Jamie crept down the basement stairs and out the back door. Bundled together by a heavy winter coat, mittens, a scarf, and a pair of boots, his eyes peered through the slits of a navy blue ski cap. It was probably ten degrees, less with the wind chill.
He tried not to slip on the snow-covered hill. It was difficult not to run; the hill was so steep. Snow gathered in drifts some taller than him. The bare skeletons of trees shielded themselves as if cowering before a blow. The pond had to be frozen solid.
He had been watching winter’s progress from the dining room window while listening to a litany of reasons he should stay away from the water. Kids died by the thousands each year from falling through the ice, or worse yet, they ended of vegetables in hospitals somewhere. His mother loved to fill his head full of her nightmares. Jamie fantasized about zipping to the bottom of the hill on a sled.
Every step crunched as he waded through patches of untouched snow. He stumbled down the hill, landing on his butt, the snow a dramatic cushion as he crashed through the icy crust to the forgiving powder. He sat there long enough to let the cold creep into the seat of his pants. Then he pushed himself to his feet and twirled in place. He was in a giant mixing bowl, his Grandma’s house looming at the top edge, staring down at him with diamond-shaped eyes. He had to complete his mission before anyone spotted him.
The pond was frosty shades of marbled grey. He took a small stone and skipped it across the surface. The twick of the bouncing pebble echoed in his ears, as it skidded across the ice. Jamie circled the frozen disc a couple of times, surveying the cracks. Scanning the stones and debris along the brim of the pond, he removed his mittens and stuffed them in to the side pockets of his stiff coat. Then, he selected a rock about the size of his seven year old head and dropped it on a sturdy looking spot. The boulder landed with a thunk and barely chipped the ice. Jamie stepped confidently on to the frozen pond.
Glancing over his shoulder, he checked his perimeter. Not a soul in sight. He looked at his feet, planted firmly on the ice. He noticed the air bubbles, frozen in time. Bending over, he picked up the rock. Again, he dropped it. Chthunk! He took another step forward, reaching down for the rock. He did this three more times before realizing he was standing in the middle of the pond. Only the naked trees and the buildings for his grandparents’ farm watched his progress. He felt like he was in the bottom of a well, peering up through the small opening. He picked up his stone and dropped it again.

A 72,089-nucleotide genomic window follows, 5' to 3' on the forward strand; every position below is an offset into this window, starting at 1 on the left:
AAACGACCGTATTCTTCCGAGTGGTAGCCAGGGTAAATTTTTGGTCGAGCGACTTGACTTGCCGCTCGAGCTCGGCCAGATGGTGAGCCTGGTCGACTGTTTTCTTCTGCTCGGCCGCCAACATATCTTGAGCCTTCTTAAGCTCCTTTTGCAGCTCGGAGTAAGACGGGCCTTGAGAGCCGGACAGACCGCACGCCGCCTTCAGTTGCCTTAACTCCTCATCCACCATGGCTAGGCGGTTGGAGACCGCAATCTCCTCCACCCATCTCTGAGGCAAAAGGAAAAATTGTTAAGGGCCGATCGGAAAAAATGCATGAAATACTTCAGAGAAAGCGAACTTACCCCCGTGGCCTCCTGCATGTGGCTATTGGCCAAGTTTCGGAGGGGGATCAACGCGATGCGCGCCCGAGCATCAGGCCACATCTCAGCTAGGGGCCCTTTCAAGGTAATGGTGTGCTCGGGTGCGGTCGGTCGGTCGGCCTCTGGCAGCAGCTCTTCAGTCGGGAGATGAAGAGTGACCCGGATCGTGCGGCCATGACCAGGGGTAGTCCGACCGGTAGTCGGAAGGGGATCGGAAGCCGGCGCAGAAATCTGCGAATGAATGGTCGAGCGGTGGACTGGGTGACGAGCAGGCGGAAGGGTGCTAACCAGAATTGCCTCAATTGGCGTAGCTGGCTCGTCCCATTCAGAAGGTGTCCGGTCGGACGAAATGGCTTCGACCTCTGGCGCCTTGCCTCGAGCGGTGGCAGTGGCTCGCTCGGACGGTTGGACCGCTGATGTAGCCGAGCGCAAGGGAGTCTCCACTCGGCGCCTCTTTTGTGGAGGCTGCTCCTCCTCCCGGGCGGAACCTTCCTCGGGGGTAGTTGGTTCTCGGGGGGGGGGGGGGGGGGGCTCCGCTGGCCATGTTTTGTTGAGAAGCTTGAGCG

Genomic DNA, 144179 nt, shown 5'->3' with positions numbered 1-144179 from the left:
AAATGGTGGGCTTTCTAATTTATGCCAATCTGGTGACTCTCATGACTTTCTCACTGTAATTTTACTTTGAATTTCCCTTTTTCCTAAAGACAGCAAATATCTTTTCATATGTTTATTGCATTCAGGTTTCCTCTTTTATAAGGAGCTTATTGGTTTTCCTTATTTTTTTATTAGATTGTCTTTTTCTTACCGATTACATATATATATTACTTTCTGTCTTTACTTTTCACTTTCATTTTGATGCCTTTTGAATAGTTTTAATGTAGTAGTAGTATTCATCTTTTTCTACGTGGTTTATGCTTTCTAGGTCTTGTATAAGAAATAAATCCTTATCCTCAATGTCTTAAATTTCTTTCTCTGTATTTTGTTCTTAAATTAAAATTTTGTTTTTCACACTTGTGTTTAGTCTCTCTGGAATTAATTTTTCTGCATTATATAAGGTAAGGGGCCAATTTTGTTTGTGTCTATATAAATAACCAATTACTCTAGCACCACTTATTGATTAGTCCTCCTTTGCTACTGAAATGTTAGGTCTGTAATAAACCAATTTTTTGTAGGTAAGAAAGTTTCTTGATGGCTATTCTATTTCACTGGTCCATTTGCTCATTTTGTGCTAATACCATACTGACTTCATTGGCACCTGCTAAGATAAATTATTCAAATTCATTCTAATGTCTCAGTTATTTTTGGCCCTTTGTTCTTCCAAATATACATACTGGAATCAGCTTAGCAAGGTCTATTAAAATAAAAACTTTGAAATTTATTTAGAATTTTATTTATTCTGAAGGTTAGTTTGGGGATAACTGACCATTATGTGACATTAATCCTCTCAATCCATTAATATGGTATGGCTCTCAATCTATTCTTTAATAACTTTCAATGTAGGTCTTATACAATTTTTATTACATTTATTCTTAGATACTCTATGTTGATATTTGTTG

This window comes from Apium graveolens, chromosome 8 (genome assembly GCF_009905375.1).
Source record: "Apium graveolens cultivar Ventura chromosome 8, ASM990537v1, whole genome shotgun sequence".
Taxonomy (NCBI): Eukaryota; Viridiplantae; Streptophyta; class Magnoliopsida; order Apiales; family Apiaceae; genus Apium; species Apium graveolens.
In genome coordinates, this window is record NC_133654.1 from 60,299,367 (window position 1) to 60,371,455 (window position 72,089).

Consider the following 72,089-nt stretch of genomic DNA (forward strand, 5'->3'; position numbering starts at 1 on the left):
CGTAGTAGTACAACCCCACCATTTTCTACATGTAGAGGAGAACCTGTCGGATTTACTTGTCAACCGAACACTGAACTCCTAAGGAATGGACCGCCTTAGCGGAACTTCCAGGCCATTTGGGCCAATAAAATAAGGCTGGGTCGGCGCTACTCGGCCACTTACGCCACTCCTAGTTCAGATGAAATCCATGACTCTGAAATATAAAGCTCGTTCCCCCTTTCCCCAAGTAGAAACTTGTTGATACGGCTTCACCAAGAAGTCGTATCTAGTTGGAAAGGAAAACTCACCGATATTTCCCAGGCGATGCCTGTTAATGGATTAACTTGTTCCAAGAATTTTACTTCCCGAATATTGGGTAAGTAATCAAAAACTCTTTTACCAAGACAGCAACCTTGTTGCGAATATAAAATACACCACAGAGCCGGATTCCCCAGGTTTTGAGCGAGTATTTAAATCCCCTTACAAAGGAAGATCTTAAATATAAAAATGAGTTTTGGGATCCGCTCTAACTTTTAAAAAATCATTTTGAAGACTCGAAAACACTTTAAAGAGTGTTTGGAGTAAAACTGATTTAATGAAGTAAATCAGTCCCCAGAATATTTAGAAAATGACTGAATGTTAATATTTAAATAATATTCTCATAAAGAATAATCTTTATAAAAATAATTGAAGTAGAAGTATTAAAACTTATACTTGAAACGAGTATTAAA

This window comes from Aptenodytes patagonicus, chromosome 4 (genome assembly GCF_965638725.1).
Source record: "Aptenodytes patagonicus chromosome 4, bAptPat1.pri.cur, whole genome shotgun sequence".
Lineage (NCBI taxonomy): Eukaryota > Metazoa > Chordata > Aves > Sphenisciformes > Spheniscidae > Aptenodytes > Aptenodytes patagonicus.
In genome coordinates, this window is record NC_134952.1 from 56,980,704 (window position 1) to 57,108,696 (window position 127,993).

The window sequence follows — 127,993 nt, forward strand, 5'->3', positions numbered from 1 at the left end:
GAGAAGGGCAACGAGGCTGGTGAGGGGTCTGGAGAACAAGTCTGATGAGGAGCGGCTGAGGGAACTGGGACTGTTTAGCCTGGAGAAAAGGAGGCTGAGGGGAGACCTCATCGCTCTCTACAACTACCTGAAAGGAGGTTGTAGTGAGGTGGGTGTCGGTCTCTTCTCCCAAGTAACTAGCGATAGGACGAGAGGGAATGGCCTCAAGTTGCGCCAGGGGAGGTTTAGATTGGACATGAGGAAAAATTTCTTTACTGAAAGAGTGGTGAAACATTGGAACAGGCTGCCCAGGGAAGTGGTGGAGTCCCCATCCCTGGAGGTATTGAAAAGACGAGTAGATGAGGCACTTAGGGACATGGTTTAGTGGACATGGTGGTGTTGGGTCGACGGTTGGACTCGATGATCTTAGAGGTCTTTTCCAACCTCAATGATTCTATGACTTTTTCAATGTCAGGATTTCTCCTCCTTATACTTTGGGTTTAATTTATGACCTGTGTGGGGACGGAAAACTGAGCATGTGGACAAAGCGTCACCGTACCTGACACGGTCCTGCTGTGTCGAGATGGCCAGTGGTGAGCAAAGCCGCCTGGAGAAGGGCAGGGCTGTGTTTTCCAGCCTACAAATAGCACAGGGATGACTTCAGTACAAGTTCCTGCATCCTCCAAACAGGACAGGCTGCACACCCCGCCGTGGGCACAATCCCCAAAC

A sliver of water appeared to his right and shot out about two feet away from him. Holding his breath, he steadied himself, waiting. Water gurgled through the spider-webbed crack. He looked up at the house where he could be eating cookies and watching cartoons with his brat sister. He thought about the blue gills he caught in the summer and how he didn’t want to join them in the pond on this cold day.
Feathers of panic tickled him from within, and he fought the urge to run with a slow deep breath.
Stepping backwards, he reached for his rock. Turning to his left, he hurled the rock at the ice. Chthunk! Jamie inched forward repeating the process until he crossed the pond. He stabbed the cold air with a fierce fist, drunk with success.
The wind whipped around him, picking up swirling ghosts of snow. The trees along the wooded edge of the field began to sway, and a soft moaning filled his ears. The place had come to life, and he was no longer welcome.
Jamie scaled the mountain back to the house. He knew the kitchen would be warm as his mom and Grandma had been baking cookies all morning. A mug of hot chocolate with tiny marshmallows would hit the spot. It was difficult to retrace his tracks as the wind had begun to wipe the slate clean. He turned to survey the pond. A jagged cut now split the surface. He had walked on water. He laughed and darted past his dad smoking a cigarette by the basement door.